Are you in VIC? If not, please change below.

In your state, you are required to confirm you wish to access this information. Please enter 'QLD' or 'WA' in the field below to continue.

No thanks

Justice for all: The benefits of class actions

Justice, scales and gavel | Shine Lawyers

Over the last 25 years, we have seen a significant growth in the number of large-scale class actions hitting our courts, with an average of 15 new claims filed every year. Often involving complex and intricate questions of law, it is not uncommon for a class action to take years to finalise. Substantial time, resource and financial commitments are required from the law firms bringing the action, and the courts.

But why bring your claim as a class action? What is the point of such a considerable dedication of time and money, when you could just bring your case as an individual?

Class actions: How they work

In Australia, class actions are run in the Federal Court or the relevant State Supreme Court. A class action can be commenced regarding any legal issue, provided:

  • Seven or more people have a claim;
  • The claims come from the same, similar or related circumstances; and
  • The claims relate to at least one common issue of law or fact.

If those requirements are met, a single class representative can bring the action on behalf of all the class members.


Class actions in Australia: A short history

Class actions weren’t always part of the Australian legal system. A 1988 review by the Australian Law Reform Commission recommended their induction, but it wasn’t until 1992 that a class action regime was introduced into the Federal Court of Australia Act 1976 (Cth).

Initially, cases on product liability and migration matters populated the courts. Over the last ten years, however, we have seen a shift toward shareholder, investor and consumer protection class actions, generally involving allegations of corporate misconduct.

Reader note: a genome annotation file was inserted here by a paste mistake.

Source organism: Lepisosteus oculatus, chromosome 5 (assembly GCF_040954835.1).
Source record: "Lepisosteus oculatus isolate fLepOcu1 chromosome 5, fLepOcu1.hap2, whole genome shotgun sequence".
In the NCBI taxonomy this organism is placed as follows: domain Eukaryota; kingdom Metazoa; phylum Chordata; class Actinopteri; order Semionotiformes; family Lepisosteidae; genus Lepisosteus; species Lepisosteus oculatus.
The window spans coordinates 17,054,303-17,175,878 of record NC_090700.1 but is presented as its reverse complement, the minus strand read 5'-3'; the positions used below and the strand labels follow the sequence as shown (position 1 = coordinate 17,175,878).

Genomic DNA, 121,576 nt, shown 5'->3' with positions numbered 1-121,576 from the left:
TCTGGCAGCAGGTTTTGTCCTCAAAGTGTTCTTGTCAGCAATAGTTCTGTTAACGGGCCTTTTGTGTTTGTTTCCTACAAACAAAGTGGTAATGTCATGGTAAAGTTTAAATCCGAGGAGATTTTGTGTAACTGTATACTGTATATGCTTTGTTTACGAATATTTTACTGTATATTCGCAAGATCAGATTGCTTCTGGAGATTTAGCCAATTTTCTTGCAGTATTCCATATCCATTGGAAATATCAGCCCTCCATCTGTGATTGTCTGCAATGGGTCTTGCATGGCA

Why class actions?

Australia’s class action regime was introduced to provide an effective means for resolving common disputes among groups, and to prevent congesting the courts with a multitude of very similar, small claims. As well as streamlining the legal process, class actions also benefit individual group members.

Bringing an individual legal claim can be a significant financial burden. Joining a class action provides access to justice for those who may not have the financial resources to bring a claim on their own.

If you are considering starting or joining a class action, visit Shine Lawyers’ Class Actions service to see how we can assist.

For further information on class actions in Australia, visit Shine Lawyers’ dedicated class actions blog page.

Written by Shine Lawyers on . Last modified: March 13, 2018.

Join the discussion

Share this article:

There are 0 comments. Be the first!

Audi, Skoda and Volkswagen Potential Class Action

Shine Lawyers is examining claims against Audi, Skoda and Volkswagen following US class actions, alleging that several vehicles have a defective timing chain, which can cause catastrophic engine failure. Volkswagen, Skoda and Audi vehicles that contain 1.8L and 2.0L TSI and TFSI EA888 engines manufactured between 2008 and 2012 are the vehicles that have been […]

Read more

Shine lawyers warn Apple may face class action in Australia

After investigating the matter carefully we have formed the view at this stage that consumers would not benefit from the commencement of any proceedings against Apple in respect of this matter. We will continue to monitor the position and if the situation changes we will notify via our website. Class Actions against technology juggernaut Apple […]

Read more

TGA’s mesh ban welcomed but needs to go further

Mesh victims and participants in the Shine Lawyers Johnson & Johnson mesh class action have welcomed news that the Therapeutic Goods Administration (TGA) will ban the use of vaginal mesh implants for pelvic prolapse in Australia after finding that the risks outweigh the benefits. The TGA announced the decision following a review of clinical evidence […]

Read more